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The Journal of Sports Medicine and Physical Fitness 2020 Jul 30

DOI: 10.23736/S0022-4707.20.11223-4

Copyright © 2020 EDIZIONI MINERVA MEDICA

lingua: Inglese

Prevalence and risk factors of running-related injuries in Korean non-elite runners: a cross-sectional survey study

Hye C. RHIM 1, Sung J. KIM 2, Jin S. JEON 3, Hyuk W. NAM 4, Ki-Mo JANG 1

1 Department of Orthopaedic Surgery, Anam Hospital, Korea University College of Medicine, Seongbuk-gu, Seoul, South Korea; 2 Korea University College of Medicine, Seoul, Korea; 3 Anam Hospital, Korea University College of Medicine, Seoul, Korea; 4 Nam's Orthopedic Clinic, Seoul, Korea


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BACKGROUND: Due to the lack of consensus definition of running-related injuries, the prevalence and incidence of running-related injuries had been reported to vary between 19% and 92%. Moreover, the epidemiology of running-related injuries in Asian populations has been rarely investigated. The purpose of this study was to use the consensus definition of running related injuries and investigate the epidemiology of running-related injuries in a Korean population.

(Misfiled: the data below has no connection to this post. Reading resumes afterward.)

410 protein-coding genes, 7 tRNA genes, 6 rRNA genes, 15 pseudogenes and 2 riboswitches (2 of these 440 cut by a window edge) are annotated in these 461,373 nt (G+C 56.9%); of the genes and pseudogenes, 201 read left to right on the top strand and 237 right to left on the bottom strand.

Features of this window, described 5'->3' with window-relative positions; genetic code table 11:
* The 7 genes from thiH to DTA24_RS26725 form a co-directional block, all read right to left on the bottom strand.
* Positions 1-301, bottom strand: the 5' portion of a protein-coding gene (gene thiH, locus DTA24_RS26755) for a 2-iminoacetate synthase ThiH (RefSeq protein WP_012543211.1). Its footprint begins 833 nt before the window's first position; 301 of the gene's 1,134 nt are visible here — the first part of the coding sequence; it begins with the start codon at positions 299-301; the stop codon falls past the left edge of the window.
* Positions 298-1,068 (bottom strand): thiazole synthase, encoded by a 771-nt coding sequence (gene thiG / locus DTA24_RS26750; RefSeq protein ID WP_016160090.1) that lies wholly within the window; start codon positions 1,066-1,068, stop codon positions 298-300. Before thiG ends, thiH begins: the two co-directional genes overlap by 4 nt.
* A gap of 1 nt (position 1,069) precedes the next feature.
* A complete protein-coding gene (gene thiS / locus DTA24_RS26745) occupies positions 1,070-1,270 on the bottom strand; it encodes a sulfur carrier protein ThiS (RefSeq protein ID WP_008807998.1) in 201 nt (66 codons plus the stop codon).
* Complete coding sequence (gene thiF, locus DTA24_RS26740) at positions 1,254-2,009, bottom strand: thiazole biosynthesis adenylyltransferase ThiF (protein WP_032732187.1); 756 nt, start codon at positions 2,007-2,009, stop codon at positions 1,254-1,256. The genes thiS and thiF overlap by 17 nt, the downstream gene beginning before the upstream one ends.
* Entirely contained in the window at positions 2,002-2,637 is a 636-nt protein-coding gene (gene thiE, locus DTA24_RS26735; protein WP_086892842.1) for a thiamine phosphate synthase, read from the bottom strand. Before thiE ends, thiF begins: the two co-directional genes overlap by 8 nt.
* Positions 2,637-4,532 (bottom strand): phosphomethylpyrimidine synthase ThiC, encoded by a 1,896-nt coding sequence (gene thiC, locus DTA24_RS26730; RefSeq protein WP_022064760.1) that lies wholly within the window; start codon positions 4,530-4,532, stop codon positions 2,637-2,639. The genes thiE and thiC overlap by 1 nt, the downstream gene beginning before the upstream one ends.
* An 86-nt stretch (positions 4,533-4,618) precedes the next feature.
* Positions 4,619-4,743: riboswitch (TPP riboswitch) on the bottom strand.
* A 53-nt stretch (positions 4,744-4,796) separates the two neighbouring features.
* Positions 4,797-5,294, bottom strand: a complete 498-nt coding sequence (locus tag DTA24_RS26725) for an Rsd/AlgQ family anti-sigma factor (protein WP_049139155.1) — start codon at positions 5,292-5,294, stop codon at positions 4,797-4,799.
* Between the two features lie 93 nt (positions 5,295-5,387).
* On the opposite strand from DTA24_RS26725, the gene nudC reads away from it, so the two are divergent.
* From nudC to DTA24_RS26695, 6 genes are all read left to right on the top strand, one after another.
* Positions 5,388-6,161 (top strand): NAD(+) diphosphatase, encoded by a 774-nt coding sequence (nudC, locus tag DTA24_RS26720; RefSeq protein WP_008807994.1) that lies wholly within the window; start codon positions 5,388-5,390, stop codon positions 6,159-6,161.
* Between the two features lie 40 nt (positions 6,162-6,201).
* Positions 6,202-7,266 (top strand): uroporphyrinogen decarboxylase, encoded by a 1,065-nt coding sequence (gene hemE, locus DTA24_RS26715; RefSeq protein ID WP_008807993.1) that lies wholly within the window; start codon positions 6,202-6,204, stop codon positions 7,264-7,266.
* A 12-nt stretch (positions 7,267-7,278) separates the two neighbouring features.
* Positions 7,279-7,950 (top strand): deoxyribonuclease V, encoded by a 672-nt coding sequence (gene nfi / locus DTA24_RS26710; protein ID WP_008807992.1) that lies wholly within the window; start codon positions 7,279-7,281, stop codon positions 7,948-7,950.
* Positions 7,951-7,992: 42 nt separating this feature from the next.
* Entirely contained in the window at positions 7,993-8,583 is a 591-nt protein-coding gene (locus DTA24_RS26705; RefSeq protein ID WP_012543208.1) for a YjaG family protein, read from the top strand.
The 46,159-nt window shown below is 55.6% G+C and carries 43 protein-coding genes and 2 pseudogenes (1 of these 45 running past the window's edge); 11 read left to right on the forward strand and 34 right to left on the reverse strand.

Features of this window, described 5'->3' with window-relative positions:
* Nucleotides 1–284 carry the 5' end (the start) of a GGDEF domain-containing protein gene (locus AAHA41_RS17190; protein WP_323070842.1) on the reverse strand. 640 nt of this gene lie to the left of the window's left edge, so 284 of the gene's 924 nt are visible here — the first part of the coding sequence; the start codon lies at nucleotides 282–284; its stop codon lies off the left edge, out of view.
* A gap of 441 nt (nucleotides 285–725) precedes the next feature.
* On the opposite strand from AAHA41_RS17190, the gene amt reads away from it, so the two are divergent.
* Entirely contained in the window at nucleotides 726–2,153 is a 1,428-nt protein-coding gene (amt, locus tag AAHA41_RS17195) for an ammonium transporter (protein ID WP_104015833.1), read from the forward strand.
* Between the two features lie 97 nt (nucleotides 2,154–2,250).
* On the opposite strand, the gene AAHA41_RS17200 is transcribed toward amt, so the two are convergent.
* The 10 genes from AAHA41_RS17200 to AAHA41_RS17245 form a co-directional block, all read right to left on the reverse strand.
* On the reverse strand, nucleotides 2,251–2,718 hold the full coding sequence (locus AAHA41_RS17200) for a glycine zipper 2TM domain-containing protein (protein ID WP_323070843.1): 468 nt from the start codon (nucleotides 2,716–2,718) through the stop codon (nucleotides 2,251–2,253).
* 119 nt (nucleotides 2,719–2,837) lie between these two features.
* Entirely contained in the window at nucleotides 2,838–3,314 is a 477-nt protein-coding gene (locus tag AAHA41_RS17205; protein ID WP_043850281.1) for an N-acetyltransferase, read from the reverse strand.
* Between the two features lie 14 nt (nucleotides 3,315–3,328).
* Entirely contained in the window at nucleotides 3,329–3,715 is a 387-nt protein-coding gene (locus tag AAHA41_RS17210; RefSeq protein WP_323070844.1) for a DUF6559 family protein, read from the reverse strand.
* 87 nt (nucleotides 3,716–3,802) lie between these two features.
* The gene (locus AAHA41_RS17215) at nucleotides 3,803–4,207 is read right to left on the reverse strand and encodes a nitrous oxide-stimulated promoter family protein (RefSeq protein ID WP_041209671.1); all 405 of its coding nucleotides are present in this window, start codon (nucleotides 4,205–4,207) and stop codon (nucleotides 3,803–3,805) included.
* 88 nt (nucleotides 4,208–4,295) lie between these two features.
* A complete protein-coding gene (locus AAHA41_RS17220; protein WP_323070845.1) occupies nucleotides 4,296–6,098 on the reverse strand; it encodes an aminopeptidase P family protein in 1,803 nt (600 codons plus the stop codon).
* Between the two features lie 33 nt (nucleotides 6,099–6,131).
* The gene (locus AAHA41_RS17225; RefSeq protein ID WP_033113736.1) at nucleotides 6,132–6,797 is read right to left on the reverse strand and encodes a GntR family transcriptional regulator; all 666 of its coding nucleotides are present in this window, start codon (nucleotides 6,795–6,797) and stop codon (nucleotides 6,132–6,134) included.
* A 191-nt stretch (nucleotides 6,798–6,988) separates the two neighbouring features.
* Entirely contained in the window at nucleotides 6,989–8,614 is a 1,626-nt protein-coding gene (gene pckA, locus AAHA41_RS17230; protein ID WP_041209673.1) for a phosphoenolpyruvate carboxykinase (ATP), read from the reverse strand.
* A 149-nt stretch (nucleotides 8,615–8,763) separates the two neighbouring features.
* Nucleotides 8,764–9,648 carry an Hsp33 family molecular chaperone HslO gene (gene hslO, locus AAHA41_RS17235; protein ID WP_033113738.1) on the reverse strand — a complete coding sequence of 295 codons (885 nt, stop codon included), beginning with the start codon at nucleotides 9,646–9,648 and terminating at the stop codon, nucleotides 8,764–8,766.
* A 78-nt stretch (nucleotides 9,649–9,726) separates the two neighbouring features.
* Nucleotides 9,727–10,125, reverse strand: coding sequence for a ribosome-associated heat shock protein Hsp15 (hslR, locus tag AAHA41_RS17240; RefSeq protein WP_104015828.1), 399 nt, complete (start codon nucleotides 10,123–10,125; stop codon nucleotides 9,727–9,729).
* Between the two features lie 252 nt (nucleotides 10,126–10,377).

METHODS: Using the cross-sectional design, an online survey was circulated among various running communities in Korea. The questionnaire contained information on the presence and location of pain attributed to running, demographic characteristics, weekly running mileage, participation in high-intensity training, running pace, the longest running event participated, the type of shoes, foot strike, the reason for running, and exercise experience prior to running.
RESULTS: Among 1046 runners (male = 624, female = 422) who responded, 94.7% experienced pain while running, but only 37% were categorized as having running-related injuries. Themost common site of injury was the knee followed by the ankle. Exercise experience prior to running (OR = 1.57 95% CI: 1.13 - 2.21), setting specific running goals (OR = 1.57 95% CI:1.08 - 2.27), increases in weekly running mileage (p = 0.03), and the longest running event participated (p = 0.01) were associated with significant increases in running-related injuries.
CONCLUSIONS: To avoid running-related injuries, runners should be careful when increasing weekly mileage. Moreover, runners with previous exercise experience may need to approach running more cautiously. Setting goals and pursuing longer-distance running events may be motivating, but at the same time, can increase the risk of running-related injuries.


KEY WORDS: Running-related injurie; Marathon; Mileage; Online survey

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